Doctor of Philosophy (PhD)
Faculty of Science
The current research consists of two studies examining children’s source monitoring training. As previous research (e.g., Thierry & Spence, 2002; Poole & Lindsay, 2002) on source monitoring training is somewhat inconsistent, this research examined two different types of source training with 3–8 year old children. In Study 1, 131 children across two age ranges (3–4 and 7–8 years) were given comparable source training to that completed by Thierry and Spence (2002). General results indicated that the training benefited 7–8 year olds at two delay times, but only benefited younger children that met the established criterion in training. In Study 2, 136 children across 3 age ranges (3–4, 5–6, and 7–8 years) were given a newly developed multi-tier source monitoring training procedure. This training procedure was intended to scaffold ability and provide more individualized training to participants. General results showed no clear differences between training and no-training groups. However, when the results of Study 2 were compared to the results of Study 1, some evidence suggests that this training procedure may have inadvertently trained all older children in Study 2, thus washing out differences between training and non-training groups. Results are discussed in relation to the source monitoring framework, and forensic interviewing.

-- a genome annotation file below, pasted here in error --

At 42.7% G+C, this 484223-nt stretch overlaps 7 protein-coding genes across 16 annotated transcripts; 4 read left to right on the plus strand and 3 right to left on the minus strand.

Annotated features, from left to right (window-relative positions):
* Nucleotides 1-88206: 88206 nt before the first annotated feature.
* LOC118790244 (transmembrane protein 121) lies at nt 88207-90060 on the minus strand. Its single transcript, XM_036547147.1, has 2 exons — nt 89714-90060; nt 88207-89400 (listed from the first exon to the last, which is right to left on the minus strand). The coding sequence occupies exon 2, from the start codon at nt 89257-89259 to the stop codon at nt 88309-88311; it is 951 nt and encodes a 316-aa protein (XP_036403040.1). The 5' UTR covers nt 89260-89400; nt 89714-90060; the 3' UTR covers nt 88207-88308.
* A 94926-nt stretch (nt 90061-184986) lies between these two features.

Cameron, Sean Curtis, "The Examination of Fixed and Multi-Tier Source Monitoring Training with Children" (2007). Theses and Dissertations (Comprehensive). 1040.